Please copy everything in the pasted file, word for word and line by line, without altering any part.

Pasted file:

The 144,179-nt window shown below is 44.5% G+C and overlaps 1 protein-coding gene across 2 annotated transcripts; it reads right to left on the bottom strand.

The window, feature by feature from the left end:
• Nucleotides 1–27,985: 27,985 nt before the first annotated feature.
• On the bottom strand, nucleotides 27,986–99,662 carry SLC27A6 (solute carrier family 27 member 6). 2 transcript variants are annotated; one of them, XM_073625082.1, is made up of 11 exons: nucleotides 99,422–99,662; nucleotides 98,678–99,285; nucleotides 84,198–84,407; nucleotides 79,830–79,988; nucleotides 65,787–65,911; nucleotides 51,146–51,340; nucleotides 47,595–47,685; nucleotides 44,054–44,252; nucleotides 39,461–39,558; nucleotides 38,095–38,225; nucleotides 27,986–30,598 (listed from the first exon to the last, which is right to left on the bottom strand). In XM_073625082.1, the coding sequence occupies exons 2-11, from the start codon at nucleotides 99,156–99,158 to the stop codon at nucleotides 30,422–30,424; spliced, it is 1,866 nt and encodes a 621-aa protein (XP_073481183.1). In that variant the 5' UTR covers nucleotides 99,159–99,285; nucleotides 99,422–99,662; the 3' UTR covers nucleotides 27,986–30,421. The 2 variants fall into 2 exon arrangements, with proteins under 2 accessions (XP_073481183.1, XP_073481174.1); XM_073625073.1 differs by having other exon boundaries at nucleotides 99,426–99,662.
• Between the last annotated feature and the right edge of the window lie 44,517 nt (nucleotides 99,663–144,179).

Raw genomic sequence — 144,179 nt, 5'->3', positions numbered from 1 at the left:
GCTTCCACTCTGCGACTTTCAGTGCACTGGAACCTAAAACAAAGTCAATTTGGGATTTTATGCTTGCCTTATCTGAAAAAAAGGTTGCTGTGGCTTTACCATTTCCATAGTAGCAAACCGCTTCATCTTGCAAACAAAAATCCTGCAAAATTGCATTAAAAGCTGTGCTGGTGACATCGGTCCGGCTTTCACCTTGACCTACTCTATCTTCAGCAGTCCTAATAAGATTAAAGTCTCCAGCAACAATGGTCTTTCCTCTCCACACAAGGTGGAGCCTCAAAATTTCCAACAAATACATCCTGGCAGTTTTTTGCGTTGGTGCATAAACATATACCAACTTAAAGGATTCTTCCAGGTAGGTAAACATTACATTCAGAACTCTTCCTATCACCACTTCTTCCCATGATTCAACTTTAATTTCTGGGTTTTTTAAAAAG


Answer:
The 144,179-nt window shown below is 44.5% G+C and overlaps 1 protein-coding gene across 2 annotated transcripts; it reads right to left on the bottom strand.

The window, feature by feature from the left end:
• Nucleotides 1–27,985: 27,985 nt before the first annotated feature.
• On the bottom strand, nucleotides 27,986–99,662 carry SLC27A6 (solute carrier family 27 member 6). 2 transcript variants are annotated; one of them, XM_073625082.1, is made up of 11 exons: nucleotides 99,422–99,662; nucleotides 98,678–99,285; nucleotides 84,198–84,407; nucleotides 79,830–79,988; nucleotides 65,787–65,911; nucleotides 51,146–51,340; nucleotides 47,595–47,685; nucleotides 44,054–44,252; nucleotides 39,461–39,558; nucleotides 38,095–38,225; nucleotides 27,986–30,598 (listed from the first exon to the last, which is right to left on the bottom strand). In XM_073625082.1, the coding sequence occupies exons 2-11, from the start codon at nucleotides 99,156–99,158 to the stop codon at nucleotides 30,422–30,424; spliced, it is 1,866 nt and encodes a 621-aa protein (XP_073481183.1). In that variant the 5' UTR covers nucleotides 99,159–99,285; nucleotides 99,422–99,662; the 3' UTR covers nucleotides 27,986–30,421. The 2 variants fall into 2 exon arrangements, with proteins under 2 accessions (XP_073481183.1, XP_073481174.1); XM_073625073.1 differs by having other exon boundaries at nucleotides 99,426–99,662.
• Between the last annotated feature and the right edge of the window lie 44,517 nt (nucleotides 99,663–144,179).

Raw genomic sequence — 144,179 nt, 5'->3', positions numbered from 1 at the left:
GCTTCCACTCTGCGACTTTCAGTGCACTGGAACCTAAAACAAAGTCAATTTGGGATTTTATGCTTGCCTTATCTGAAAAAAAGGTTGCTGTGGCTTTACCATTTCCATAGTAGCAAACCGCTTCATCTTGCAAACAAAAATCCTGCAAAATTGCATTAAAAGCTGTGCTGGTGACATCGGTCCGGCTTTCACCTTGACCTACTCTATCTTCAGCAGTCCTAATAAGATTAAAGTCTCCAGCAACAATGGTCTTTCCTCTCCACACAAGGTGGAGCCTCAAAATTTCCAACAAATACATCCTGGCAGTTTTTTGCGTTGGTGCATAAACATATACCAACTTAAAGGATTCTTCCAGGTAGGTAAACATTACATTCAGAACTCTTCCTATCACCACTTCTTCCCATGATTCAACTTTAATTTCTGGGTTTTTTAAAAAG